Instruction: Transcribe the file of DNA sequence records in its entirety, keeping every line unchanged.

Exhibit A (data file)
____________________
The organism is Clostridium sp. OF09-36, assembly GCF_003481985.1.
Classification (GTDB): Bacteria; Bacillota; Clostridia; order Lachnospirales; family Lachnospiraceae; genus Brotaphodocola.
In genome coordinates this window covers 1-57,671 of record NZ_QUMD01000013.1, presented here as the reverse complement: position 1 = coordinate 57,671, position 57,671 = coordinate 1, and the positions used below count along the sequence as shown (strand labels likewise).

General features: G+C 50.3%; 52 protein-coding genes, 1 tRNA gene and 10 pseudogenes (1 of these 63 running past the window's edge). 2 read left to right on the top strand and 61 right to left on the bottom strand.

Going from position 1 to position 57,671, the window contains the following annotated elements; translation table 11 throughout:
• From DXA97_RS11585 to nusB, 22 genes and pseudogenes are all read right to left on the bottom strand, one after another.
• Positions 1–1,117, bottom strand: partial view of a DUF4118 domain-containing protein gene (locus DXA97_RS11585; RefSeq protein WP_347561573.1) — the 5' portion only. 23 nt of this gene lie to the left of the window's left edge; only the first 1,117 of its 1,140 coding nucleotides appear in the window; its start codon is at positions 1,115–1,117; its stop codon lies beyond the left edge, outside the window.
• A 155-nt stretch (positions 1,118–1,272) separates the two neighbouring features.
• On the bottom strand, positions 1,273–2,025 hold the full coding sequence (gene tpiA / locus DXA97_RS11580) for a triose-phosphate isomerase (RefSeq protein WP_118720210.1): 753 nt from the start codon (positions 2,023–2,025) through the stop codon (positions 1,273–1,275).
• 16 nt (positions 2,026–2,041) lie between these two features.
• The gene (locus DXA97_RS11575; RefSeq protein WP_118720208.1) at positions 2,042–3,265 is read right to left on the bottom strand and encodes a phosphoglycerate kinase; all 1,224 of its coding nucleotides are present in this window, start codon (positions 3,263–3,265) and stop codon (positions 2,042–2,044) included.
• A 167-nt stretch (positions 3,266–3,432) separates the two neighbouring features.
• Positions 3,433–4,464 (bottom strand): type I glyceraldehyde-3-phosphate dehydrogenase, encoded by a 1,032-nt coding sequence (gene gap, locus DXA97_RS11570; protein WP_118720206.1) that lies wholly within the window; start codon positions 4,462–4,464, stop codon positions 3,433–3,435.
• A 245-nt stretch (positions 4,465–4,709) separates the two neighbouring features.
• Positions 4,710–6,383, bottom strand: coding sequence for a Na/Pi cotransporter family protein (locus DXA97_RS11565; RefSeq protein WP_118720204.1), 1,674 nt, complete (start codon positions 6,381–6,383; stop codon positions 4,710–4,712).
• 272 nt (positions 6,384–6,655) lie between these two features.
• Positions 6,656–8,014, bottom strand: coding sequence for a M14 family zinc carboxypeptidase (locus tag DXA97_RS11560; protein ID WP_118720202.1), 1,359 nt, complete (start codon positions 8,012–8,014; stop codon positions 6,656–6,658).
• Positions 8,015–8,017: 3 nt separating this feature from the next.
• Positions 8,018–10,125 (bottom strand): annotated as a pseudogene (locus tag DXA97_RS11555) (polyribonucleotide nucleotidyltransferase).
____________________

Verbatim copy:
The organism is Clostridium sp. OF09-36, assembly GCF_003481985.1.
Classification (GTDB): Bacteria; Bacillota; Clostridia; order Lachnospirales; family Lachnospiraceae; genus Brotaphodocola.
In genome coordinates this window covers 1-57,671 of record NZ_QUMD01000013.1, presented here as the reverse complement: position 1 = coordinate 57,671, position 57,671 = coordinate 1, and the positions used below count along the sequence as shown (strand labels likewise).

General features: G+C 50.3%; 52 protein-coding genes, 1 tRNA gene and 10 pseudogenes (1 of these 63 running past the window's edge). 2 read left to right on the top strand and 61 right to left on the bottom strand.

Going from position 1 to position 57,671, the window contains the following annotated elements; translation table 11 throughout:
• From DXA97_RS11585 to nusB, 22 genes and pseudogenes are all read right to left on the bottom strand, one after another.
• Positions 1–1,117, bottom strand: partial view of a DUF4118 domain-containing protein gene (locus DXA97_RS11585; RefSeq protein WP_347561573.1) — the 5' portion only. 23 nt of this gene lie to the left of the window's left edge; only the first 1,117 of its 1,140 coding nucleotides appear in the window; its start codon is at positions 1,115–1,117; its stop codon lies beyond the left edge, outside the window.
• A 155-nt stretch (positions 1,118–1,272) separates the two neighbouring features.
• On the bottom strand, positions 1,273–2,025 hold the full coding sequence (gene tpiA / locus DXA97_RS11580) for a triose-phosphate isomerase (RefSeq protein WP_118720210.1): 753 nt from the start codon (positions 2,023–2,025) through the stop codon (positions 1,273–1,275).
• 16 nt (positions 2,026–2,041) lie between these two features.
• The gene (locus DXA97_RS11575; RefSeq protein WP_118720208.1) at positions 2,042–3,265 is read right to left on the bottom strand and encodes a phosphoglycerate kinase; all 1,224 of its coding nucleotides are present in this window, start codon (positions 3,263–3,265) and stop codon (positions 2,042–2,044) included.
• A 167-nt stretch (positions 3,266–3,432) separates the two neighbouring features.
• Positions 3,433–4,464 (bottom strand): type I glyceraldehyde-3-phosphate dehydrogenase, encoded by a 1,032-nt coding sequence (gene gap, locus DXA97_RS11570; protein WP_118720206.1) that lies wholly within the window; start codon positions 4,462–4,464, stop codon positions 3,433–3,435.
• A 245-nt stretch (positions 4,465–4,709) separates the two neighbouring features.
• Positions 4,710–6,383, bottom strand: coding sequence for a Na/Pi cotransporter family protein (locus DXA97_RS11565; RefSeq protein WP_118720204.1), 1,674 nt, complete (start codon positions 6,381–6,383; stop codon positions 4,710–4,712).
• 272 nt (positions 6,384–6,655) lie between these two features.
• Positions 6,656–8,014, bottom strand: coding sequence for a M14 family zinc carboxypeptidase (locus tag DXA97_RS11560; protein ID WP_118720202.1), 1,359 nt, complete (start codon positions 8,012–8,014; stop codon positions 6,656–6,658).
• Positions 8,015–8,017: 3 nt separating this feature from the next.
• Positions 8,018–10,125 (bottom strand): annotated as a pseudogene (locus tag DXA97_RS11555) (polyribonucleotide nucleotidyltransferase).